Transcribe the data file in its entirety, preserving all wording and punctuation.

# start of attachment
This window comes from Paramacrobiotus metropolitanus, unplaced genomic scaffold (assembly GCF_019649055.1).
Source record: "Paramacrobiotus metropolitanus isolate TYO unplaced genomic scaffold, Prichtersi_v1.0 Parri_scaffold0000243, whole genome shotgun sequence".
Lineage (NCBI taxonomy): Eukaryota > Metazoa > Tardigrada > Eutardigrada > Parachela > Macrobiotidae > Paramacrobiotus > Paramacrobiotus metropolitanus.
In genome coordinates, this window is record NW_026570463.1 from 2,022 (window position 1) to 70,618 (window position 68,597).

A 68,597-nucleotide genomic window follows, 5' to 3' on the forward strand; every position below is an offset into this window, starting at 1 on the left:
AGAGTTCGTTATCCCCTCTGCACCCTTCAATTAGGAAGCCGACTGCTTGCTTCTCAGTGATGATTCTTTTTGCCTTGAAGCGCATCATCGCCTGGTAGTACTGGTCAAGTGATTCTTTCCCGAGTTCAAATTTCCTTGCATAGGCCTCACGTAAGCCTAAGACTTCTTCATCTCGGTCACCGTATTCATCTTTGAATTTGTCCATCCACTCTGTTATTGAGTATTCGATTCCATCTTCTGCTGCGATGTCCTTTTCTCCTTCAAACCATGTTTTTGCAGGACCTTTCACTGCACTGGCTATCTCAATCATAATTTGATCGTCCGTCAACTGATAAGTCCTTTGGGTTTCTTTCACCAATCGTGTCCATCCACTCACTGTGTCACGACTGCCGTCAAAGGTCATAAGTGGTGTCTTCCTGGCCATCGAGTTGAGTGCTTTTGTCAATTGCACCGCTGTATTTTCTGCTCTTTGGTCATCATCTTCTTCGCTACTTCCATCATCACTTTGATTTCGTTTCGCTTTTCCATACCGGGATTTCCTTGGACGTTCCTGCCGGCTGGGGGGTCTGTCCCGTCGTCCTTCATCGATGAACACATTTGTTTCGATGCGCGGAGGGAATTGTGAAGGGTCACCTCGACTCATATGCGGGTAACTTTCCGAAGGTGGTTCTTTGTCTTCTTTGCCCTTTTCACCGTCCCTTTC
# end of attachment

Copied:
This window comes from Paramacrobiotus metropolitanus, unplaced genomic scaffold (assembly GCF_019649055.1).
Source record: "Paramacrobiotus metropolitanus isolate TYO unplaced genomic scaffold, Prichtersi_v1.0 Parri_scaffold0000243, whole genome shotgun sequence".
Lineage (NCBI taxonomy): Eukaryota > Metazoa > Tardigrada > Eutardigrada > Parachela > Macrobiotidae > Paramacrobiotus > Paramacrobiotus metropolitanus.
In genome coordinates, this window is record NW_026570463.1 from 2,022 (window position 1) to 70,618 (window position 68,597).

A 68,597-nucleotide genomic window follows, 5' to 3' on the forward strand; every position below is an offset into this window, starting at 1 on the left:
AGAGTTCGTTATCCCCTCTGCACCCTTCAATTAGGAAGCCGACTGCTTGCTTCTCAGTGATGATTCTTTTTGCCTTGAAGCGCATCATCGCCTGGTAGTACTGGTCAAGTGATTCTTTCCCGAGTTCAAATTTCCTTGCATAGGCCTCACGTAAGCCTAAGACTTCTTCATCTCGGTCACCGTATTCATCTTTGAATTTGTCCATCCACTCTGTTATTGAGTATTCGATTCCATCTTCTGCTGCGATGTCCTTTTCTCCTTCAAACCATGTTTTTGCAGGACCTTTCACTGCACTGGCTATCTCAATCATAATTTGATCGTCCGTCAACTGATAAGTCCTTTGGGTTTCTTTCACCAATCGTGTCCATCCACTCACTGTGTCACGACTGCCGTCAAAGGTCATAAGTGGTGTCTTCCTGGCCATCGAGTTGAGTGCTTTTGTCAATTGCACCGCTGTATTTTCTGCTCTTTGGTCATCATCTTCTTCGCTACTTCCATCATCACTTTGATTTCGTTTCGCTTTTCCATACCGGGATTTCCTTGGACGTTCCTGCCGGCTGGGGGGTCTGTCCCGTCGTCCTTCATCGATGAACACATTTGTTTCGATGCGCGGAGGGAATTGTGAAGGGTCACCTCGACTCATATGCGGGTAACTTTCCGAAGGTGGTTCTTTGTCTTCTTTGCCCTTTTCACCGTCCCTTTC